Running a business is complicated, particularly in today’s challenging macroclimate.
But economic downturns are cyclical — and there exists a bevy of professional service firms out there to help organizations chart a path forward through uncertain times.
Only now, those firms are increasingly coming under fire.
Leading big-four accountant Ernst & Young (EY) received a temporary ban in Germany over its role in Wirecard’s $2 billion accounting scandal. Blue-chip law firm Fenwick & West has found itself facing both federal law enforcement subpoenas and lawsuits tied to work it performed for the fraudulent cryptocurrency exchange FTX. Data compiled by the American Accounting Association (AAA) has found that the collective probability of fraud across major companies in corporate America is the highest it has been in over 40 years.
With interest rates and inflation alike at historic highs, coupled with supply chain snarls and broader economic contraction, some businesses may be tempted to hide losses or overstate their assets and revenues to make the company appear more financially healthy, but a rise in the manipulation of earnings is an ominous omen for the economy.
The report from the AAA uses what is called the M-Score to determine the likelihood of whether a company is manipulating its financial statements.
The “M” in M-Score stands for “manipulation,” and the metric raises flags around a company’s reporting of receivables, illiquid asset values, and changes in accruals as well as depreciation deductions — all ways for businesses to appear more profitable when their operational reality may tell a different story.
The M-Score gained notoriety when it was used to identify problems with infamous energy-trading and utility company Enron’s earnings reports, three years before the company’s disastrous collapse. The model also flagged several concerns around Wirecard’s books in advance of its similarly fraud-fueled implosion.
The score’s historic success rate highlights how disturbing the new pattern it has uncovered may be for the U.S. business landscape. A rise in manipulation of earnings, the AAA said, generally precedes the economy tipping into a recession.
EY served as Wirecard’s accountant, and the auditor’s repeated approvals of the firm’s annual reports has raised several questions about its audit processes.
German regulators slapped EY’s German business with a two-year ban on accepting new audit mandates from companies of “public interest” Monday (April 3), alleging the auditor breached its professional duty after it failed to uncover the years-long fraud at Wirecard.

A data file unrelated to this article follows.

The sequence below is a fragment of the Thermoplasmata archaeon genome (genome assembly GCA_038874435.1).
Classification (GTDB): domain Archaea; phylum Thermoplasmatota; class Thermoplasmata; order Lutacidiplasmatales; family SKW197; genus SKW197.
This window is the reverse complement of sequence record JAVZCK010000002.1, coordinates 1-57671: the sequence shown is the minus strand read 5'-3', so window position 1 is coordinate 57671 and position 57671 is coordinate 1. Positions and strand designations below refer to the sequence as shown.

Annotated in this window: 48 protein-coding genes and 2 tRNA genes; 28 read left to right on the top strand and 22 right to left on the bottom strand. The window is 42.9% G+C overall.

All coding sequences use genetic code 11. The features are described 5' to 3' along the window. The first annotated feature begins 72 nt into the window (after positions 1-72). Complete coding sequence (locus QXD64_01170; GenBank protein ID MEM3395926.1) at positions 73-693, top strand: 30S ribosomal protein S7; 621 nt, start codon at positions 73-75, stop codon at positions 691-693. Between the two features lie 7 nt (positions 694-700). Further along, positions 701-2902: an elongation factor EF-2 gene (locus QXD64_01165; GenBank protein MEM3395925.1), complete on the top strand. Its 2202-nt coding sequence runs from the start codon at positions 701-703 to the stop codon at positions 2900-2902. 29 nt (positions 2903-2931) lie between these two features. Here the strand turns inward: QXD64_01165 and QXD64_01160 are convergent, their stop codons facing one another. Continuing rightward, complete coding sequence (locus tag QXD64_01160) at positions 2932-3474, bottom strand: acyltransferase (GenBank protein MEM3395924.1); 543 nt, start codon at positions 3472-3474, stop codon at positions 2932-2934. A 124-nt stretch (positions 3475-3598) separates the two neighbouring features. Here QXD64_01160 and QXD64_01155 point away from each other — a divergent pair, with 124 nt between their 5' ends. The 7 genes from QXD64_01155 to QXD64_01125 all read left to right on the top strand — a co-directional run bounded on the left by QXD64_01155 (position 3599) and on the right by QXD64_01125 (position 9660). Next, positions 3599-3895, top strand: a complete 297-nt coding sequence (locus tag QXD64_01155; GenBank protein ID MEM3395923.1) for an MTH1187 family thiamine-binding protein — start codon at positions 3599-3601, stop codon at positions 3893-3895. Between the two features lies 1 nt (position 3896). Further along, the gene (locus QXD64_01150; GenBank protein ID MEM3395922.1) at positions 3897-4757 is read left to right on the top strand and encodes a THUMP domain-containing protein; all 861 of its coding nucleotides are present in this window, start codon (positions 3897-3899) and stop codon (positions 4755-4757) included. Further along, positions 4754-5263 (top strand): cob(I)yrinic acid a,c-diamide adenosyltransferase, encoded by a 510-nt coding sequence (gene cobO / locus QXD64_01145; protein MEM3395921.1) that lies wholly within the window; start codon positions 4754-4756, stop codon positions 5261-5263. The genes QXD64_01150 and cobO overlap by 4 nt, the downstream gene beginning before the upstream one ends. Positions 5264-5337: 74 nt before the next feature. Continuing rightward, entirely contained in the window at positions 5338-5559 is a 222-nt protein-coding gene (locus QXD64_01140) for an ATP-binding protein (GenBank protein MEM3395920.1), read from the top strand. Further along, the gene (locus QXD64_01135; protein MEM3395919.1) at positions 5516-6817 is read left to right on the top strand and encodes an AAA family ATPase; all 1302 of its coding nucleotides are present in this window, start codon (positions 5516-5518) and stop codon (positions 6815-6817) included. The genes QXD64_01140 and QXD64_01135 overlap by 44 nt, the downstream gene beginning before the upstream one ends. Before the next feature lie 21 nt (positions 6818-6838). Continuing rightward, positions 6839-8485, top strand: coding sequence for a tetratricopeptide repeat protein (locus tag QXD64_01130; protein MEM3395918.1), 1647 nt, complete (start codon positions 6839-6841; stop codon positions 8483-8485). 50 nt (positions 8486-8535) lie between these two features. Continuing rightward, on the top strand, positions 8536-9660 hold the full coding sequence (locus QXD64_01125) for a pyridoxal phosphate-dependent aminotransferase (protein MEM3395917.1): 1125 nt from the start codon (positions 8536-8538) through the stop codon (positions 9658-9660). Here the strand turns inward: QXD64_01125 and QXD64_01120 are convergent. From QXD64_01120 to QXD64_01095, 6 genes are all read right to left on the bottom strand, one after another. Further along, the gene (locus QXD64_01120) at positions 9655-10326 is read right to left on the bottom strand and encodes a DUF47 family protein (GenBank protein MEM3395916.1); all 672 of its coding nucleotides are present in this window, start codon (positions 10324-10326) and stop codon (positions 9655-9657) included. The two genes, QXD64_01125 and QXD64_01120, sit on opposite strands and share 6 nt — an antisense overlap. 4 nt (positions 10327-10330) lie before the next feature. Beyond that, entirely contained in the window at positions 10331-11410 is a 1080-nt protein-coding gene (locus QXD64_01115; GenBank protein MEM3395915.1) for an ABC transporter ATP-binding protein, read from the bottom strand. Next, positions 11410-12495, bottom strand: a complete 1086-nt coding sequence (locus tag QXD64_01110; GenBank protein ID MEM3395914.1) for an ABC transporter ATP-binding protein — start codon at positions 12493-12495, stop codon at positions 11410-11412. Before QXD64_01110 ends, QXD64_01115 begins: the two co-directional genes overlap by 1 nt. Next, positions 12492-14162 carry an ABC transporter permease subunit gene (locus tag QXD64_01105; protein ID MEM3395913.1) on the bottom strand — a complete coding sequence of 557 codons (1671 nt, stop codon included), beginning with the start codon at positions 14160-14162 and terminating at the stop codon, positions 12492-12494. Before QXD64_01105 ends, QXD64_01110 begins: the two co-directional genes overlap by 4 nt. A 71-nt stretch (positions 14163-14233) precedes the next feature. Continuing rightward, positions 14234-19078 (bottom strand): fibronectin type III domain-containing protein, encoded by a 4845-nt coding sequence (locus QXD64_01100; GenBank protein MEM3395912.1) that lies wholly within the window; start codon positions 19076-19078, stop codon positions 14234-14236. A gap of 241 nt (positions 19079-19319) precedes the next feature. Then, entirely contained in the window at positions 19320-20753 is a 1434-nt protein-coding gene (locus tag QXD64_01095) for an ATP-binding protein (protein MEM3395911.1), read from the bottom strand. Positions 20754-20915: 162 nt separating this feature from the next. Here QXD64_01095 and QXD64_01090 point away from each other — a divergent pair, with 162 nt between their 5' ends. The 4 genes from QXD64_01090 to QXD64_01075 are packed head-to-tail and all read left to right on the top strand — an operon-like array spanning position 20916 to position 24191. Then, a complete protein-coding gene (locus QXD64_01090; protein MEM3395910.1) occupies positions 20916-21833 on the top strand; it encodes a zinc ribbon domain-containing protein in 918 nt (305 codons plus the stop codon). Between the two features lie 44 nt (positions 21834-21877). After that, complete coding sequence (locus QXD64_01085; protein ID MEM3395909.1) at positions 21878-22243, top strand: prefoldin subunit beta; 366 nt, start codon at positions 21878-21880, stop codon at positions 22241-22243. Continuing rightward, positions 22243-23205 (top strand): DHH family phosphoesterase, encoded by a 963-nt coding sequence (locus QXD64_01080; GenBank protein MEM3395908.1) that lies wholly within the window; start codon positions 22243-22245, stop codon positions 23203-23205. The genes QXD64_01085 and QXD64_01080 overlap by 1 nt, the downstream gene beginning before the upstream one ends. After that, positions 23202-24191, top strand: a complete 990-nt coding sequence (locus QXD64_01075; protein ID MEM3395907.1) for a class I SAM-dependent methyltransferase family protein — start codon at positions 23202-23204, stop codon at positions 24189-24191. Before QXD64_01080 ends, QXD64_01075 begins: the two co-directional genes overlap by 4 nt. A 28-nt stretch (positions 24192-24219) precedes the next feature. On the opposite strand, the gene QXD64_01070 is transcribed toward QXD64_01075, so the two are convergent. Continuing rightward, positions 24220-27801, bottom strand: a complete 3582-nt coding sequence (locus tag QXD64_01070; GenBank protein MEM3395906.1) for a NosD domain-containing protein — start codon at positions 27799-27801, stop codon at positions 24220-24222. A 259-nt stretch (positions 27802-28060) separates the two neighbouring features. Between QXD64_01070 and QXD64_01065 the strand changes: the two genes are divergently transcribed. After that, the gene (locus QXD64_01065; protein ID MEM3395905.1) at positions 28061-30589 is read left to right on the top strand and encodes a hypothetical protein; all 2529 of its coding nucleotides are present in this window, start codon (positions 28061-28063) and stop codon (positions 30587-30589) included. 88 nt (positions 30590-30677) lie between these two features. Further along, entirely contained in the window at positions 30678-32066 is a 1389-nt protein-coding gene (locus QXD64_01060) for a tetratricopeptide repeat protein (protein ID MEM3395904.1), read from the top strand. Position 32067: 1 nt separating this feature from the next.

The failed exchange’s law firm, Fenwick, is now being accused of aiding the crypto company in its fraudulent endeavors by setting up U.S.-based affiliates to funnel money between sister firm Alameda Research and FTX.
Fenwick served as FTX’s principal advisor on corporate, operational and corporate governance matters — all areas where the digital asset business was found severely wanting en route to its rapid implosion.
Several Fenwick lawyers jumped ship from the firm to work for FTX, including Fenwick’s payment practice chair Daniel Friedberg, who became FTX’s chief regulatory officer, and former Fenwick lawyer Can Sun whom FTX tapped to serve as its general counsel.
The demand for professional services firms has increased over time, as businesses and individuals have become more specialized and the regulatory environment within which they operate has become steadily more complex.
Helping meet and supplement that demand is an emergent suite of future-fit digital tools that leverage machine learning and artificial intelligence (AI) technology to help businesses.
These modern solutions can help businesses prevent accounting fraud by providing greater visibility and control over financial transactions, automating key accounting processes, and detecting irregularities or anomalies in financial data.
While the prospect of integrating and implementing a new digital solution may seem daunting, PYMNTS research shows that nine in 10 firms are just a month away from onboarding new software into their existing accounts payable (AP) systems, with a further majority of surveyed executives saying the process would take just two weeks.